Moving onto the Japanese market, the Nikkei chart is set up for major failure right here. When ugly is defined, this is the setup. The market bounced off the lows around 19000 in December, banged its head on resistance at 21000 this week and immediately rolled over, with the PPO cresting at zero. The other massive caution note on the chart is the relative strength in purple breaking down through prior support. When relative strength breaks down, this discourages investment because the price action is getting worse than other markets, not better. The fact that the relative strength is breaking here, as the chart bangs up against resistance and the momentum is rolling over at zero, suggests trouble in the Japanese paradise. 

Looking at a multi-year weekly chart of the Nikkei, notice what happens when the relative strength in purple breaks to new 52-week lows. It is really an effective signal when the weekly PPO momentum is below zero, which it currently is.

When I compare the timing to the world index ETFs on the chart below, it is less damaging than I might have thought for a global signal of weakness. Obviously 2007 stands out as a great example of a warning. The signal in late 2009 created pain for the next six months. The 2014 signal was not good at all, but, again, the PPO was above zero on the chart above. (If anything, it ended up being a great buy signal.) The weakness in 2016 showed up 10% before the final lows. I will temper those last two signals with the fact that the Japanese Central Bank has been buying Japanese ETFs at a blistering pace since 2013. At the current purchase rate, my calculations suggest that they'll own more than 90% by year end. What could go wrong if all of their purchases to date are not enough to hold the Japanese equity market up? If they sell, they cause further selling. If they continue to buy until they own everything, then what? Gulp. While this is not a timing tool, just being aware of changes as this unravels could be one of the major events in the next few years, if not the next few months. Click on the 'Source: Reuters' link below.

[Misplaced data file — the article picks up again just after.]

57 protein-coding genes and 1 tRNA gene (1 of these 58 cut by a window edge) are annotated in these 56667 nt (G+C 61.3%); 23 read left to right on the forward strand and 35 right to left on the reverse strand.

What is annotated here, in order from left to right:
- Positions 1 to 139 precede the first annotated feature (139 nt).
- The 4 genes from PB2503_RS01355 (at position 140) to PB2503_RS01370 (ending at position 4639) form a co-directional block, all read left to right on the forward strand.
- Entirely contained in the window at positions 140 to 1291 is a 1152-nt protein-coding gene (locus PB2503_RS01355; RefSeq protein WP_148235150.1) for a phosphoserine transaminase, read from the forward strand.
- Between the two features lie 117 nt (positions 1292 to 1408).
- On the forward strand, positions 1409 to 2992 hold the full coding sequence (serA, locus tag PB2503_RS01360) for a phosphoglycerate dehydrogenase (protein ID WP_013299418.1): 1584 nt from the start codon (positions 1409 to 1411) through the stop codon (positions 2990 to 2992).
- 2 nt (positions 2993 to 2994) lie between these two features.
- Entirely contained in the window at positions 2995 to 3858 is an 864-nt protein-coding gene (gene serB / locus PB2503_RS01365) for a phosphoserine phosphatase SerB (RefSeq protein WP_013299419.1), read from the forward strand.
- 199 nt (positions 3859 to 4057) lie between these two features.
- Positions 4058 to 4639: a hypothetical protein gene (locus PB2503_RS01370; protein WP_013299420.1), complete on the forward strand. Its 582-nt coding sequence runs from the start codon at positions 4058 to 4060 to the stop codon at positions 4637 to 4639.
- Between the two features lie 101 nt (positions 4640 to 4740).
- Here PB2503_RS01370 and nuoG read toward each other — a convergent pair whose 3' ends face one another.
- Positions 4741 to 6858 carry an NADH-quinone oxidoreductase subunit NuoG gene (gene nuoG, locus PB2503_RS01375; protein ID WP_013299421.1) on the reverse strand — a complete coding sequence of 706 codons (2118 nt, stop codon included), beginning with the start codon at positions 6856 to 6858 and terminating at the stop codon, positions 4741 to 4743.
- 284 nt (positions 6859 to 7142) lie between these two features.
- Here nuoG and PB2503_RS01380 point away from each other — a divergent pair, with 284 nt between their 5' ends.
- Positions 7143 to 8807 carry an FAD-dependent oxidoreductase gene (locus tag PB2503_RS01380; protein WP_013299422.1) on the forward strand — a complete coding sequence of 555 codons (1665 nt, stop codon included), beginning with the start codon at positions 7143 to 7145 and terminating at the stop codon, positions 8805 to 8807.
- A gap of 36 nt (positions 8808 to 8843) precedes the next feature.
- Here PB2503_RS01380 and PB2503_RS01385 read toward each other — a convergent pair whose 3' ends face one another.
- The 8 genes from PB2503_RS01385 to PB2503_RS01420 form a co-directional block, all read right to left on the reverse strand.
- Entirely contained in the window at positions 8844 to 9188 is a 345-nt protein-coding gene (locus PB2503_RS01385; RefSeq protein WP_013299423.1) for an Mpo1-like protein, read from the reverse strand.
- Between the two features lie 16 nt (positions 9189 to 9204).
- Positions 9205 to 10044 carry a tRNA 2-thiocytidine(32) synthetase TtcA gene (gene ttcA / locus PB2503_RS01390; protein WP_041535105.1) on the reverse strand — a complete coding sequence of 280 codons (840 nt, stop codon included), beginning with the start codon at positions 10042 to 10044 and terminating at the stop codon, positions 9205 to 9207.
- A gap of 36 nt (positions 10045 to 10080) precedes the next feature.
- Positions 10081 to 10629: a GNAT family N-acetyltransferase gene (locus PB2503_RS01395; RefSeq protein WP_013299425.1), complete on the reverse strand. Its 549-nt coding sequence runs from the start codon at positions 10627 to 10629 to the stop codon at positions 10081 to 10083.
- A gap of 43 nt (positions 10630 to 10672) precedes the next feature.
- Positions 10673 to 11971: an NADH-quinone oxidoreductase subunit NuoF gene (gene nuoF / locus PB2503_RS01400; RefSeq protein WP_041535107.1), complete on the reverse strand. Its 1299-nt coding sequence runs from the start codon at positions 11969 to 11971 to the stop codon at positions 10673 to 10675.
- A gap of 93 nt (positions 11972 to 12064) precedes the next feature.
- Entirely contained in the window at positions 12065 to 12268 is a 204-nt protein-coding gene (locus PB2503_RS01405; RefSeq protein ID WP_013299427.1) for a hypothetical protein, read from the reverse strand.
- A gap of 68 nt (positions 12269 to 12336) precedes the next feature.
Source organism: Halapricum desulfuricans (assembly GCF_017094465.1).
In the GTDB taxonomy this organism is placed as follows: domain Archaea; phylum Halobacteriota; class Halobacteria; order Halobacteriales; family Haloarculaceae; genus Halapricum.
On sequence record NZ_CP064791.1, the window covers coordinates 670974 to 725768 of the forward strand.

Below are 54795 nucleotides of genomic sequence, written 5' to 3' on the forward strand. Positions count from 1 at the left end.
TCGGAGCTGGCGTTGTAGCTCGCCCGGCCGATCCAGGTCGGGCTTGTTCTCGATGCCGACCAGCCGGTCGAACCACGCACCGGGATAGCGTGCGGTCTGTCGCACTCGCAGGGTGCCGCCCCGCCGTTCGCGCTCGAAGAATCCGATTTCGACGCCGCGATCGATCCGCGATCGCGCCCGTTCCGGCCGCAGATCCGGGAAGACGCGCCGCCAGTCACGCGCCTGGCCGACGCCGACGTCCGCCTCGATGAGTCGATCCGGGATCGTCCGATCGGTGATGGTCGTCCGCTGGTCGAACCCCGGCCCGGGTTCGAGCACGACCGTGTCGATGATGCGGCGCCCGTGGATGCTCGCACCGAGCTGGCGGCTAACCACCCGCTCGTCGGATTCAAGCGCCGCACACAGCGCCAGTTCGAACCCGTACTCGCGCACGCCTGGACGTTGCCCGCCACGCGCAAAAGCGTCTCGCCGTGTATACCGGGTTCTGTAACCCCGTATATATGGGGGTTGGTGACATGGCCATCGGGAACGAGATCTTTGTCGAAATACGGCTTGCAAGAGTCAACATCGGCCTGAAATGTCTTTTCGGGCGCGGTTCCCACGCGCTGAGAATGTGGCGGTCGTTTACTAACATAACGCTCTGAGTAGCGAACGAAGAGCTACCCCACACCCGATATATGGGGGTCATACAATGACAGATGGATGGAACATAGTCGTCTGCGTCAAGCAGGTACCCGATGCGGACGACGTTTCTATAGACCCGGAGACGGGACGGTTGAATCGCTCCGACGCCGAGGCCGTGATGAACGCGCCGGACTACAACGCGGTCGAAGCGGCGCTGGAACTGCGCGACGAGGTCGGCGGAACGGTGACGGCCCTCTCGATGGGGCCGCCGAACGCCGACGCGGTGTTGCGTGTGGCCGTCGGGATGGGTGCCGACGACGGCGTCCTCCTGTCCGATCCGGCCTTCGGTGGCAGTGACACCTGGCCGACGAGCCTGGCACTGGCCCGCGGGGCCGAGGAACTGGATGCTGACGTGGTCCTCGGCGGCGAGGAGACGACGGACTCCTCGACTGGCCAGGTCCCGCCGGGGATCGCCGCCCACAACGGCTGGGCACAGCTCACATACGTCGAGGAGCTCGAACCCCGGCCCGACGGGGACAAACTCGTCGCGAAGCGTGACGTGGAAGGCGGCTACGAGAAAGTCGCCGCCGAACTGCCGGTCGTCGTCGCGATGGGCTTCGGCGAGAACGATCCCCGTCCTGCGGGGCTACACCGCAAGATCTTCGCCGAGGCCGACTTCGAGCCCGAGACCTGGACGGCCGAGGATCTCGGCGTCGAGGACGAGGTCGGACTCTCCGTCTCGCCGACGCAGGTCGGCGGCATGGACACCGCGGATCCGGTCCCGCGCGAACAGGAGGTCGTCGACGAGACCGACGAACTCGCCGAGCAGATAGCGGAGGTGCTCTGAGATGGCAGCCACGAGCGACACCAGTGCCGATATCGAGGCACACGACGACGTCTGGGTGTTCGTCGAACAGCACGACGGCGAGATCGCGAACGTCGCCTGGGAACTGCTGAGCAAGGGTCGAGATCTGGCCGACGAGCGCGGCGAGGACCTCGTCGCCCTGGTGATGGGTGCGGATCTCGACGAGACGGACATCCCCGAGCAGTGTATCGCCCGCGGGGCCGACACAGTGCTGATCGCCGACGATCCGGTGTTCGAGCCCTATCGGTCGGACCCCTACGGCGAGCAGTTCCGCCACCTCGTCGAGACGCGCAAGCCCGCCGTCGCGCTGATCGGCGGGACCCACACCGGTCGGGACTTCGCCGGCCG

As of December 2018, the JCB owns 77.5% of Japan's ETFs.

 Source:  Reuters.com 

Currencies:
The $USD has now turned up and moved back above the 65-day moving average. The sideways oscillation is very frustrating when it comes to predicting a direction. I think that if the $USD breaks out to the high side, it could be a signal of world weakness.

It is important to note that the US Dollar has been rising since the world stock exchanges topped out in January 2018.

You can see that on the lower two panels of the Nikkei chart above. 

Last week, I mentioned the $USD was directionless. You can see how the move over the past week was very significant. A break of the downtrending PPO line would be very bullish for the dollar and suggest a meaningfully higher move on the horizon.

Eurozone issues look big. If the $USD above breaks out to the upside, what would that say about the Eurozone? This Euro chart is wound very tightly. The German $DAX was slamming down this week (-2.45%) while the US market was flat. This triangle on the Euro in the center panel is looking increasingly weak. Until the line breaks, it's holding in there. The move in the $DAX this week and the move in $USD above suggest some rubber is starting to hit the road on a directional move. If investors drive away from Germany, which is typically considered the best growth engine in Europe, what would that say for the rest of Europe? Keep in mind that Mario Draghi has not started quantitative tightening yet. If the chart looks this weak without tightening, what happens when tightening occurs?